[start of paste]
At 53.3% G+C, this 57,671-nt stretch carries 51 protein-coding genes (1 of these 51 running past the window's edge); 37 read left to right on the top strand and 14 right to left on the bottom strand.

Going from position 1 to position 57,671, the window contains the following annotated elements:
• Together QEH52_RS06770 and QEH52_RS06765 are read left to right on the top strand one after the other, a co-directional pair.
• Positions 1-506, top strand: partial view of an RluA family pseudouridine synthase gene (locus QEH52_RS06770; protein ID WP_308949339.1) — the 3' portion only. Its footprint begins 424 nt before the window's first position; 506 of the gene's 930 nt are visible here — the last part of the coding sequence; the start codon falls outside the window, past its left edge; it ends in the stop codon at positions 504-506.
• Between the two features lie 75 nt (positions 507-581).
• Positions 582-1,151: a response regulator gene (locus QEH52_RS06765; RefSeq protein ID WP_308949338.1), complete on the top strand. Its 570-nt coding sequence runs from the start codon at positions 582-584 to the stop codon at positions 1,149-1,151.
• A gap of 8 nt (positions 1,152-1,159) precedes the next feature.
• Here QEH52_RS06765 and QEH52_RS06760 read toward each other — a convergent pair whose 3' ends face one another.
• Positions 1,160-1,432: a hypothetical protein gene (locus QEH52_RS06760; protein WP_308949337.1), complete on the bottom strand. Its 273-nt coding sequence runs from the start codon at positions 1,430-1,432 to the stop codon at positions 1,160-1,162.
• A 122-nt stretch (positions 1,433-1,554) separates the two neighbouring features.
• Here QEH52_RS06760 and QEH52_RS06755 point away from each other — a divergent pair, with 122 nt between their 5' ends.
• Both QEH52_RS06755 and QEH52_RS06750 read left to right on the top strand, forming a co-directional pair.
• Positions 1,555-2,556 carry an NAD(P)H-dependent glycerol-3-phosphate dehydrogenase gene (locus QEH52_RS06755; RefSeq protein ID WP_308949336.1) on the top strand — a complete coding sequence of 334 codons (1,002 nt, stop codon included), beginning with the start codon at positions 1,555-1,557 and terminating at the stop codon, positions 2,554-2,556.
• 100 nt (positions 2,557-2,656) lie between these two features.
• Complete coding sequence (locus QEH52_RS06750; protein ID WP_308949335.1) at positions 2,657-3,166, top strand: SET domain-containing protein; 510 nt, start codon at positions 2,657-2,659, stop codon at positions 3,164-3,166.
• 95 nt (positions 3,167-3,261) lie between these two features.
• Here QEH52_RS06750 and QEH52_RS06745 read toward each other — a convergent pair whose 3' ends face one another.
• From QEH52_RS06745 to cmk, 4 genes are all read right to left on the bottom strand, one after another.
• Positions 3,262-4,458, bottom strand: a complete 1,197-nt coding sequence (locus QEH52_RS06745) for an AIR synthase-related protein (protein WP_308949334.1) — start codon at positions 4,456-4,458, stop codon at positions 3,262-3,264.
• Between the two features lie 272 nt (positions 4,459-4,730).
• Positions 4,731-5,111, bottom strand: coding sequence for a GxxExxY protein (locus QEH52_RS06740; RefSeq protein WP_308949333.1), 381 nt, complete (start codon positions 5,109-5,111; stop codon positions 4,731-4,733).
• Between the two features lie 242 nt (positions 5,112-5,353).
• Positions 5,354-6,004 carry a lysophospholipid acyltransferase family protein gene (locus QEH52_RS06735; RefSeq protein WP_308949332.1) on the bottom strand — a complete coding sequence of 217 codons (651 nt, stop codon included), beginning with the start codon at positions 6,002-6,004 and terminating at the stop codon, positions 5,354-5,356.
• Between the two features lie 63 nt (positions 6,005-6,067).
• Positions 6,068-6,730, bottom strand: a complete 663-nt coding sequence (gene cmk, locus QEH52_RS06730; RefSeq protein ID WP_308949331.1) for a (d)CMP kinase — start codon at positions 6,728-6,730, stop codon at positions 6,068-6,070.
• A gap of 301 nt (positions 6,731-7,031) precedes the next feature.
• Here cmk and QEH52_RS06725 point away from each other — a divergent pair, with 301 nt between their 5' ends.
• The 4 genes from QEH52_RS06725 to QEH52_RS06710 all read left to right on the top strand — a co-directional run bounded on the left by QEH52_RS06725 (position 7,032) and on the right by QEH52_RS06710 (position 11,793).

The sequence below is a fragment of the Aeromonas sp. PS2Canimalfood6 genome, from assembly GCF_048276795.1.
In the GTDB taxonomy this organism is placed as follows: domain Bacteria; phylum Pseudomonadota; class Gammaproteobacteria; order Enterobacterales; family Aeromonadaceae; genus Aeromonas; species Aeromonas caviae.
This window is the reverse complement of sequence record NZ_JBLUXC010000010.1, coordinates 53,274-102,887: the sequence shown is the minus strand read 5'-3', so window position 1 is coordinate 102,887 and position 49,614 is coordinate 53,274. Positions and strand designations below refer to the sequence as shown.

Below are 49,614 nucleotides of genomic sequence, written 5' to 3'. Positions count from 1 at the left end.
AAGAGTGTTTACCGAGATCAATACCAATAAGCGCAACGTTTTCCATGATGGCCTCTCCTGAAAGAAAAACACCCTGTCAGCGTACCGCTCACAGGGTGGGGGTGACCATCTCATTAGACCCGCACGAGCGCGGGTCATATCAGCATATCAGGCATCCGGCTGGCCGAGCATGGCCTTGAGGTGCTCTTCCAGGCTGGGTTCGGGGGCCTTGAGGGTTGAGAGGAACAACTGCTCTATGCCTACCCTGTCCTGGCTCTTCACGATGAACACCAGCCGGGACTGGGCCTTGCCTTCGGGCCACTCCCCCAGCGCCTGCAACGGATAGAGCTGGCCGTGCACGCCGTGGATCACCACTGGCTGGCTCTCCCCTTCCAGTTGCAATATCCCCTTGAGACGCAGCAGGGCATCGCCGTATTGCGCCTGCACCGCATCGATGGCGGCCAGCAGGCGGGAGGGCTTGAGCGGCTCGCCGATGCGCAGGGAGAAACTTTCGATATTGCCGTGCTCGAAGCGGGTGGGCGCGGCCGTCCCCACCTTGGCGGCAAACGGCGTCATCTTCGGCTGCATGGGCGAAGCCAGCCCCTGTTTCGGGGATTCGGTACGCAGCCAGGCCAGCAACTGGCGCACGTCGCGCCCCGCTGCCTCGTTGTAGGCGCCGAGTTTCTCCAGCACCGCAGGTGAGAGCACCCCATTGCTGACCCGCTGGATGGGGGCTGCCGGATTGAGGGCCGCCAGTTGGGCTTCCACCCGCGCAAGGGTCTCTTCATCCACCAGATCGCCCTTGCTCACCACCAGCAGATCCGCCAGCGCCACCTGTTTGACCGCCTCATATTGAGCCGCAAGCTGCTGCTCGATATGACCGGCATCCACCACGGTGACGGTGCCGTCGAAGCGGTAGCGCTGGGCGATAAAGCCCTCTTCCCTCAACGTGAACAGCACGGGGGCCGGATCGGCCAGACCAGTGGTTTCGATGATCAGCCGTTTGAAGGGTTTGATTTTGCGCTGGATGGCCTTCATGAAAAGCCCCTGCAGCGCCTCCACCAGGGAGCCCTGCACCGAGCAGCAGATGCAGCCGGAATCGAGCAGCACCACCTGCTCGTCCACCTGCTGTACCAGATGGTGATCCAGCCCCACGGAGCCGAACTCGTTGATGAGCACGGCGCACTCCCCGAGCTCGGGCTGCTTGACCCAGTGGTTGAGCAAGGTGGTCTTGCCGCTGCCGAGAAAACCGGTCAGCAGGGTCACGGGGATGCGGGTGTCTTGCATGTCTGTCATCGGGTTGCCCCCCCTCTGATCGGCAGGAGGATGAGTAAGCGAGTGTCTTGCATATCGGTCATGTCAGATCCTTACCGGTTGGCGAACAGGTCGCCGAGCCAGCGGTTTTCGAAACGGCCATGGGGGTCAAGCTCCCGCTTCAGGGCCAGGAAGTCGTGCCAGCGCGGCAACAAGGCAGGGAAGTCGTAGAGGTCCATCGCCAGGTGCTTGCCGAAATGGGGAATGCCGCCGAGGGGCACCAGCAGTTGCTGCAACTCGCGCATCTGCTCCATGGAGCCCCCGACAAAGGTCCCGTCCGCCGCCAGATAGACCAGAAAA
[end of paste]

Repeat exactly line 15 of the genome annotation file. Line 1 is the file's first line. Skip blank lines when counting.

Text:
• Complete coding sequence (locus QEH52_RS06750; protein ID WP_308949335.1) at positions 2,657-3,166, top strand: SET domain-containing protein; 510 nt, start codon at positions 2,657-2,659, stop codon at positions 3,164-3,166.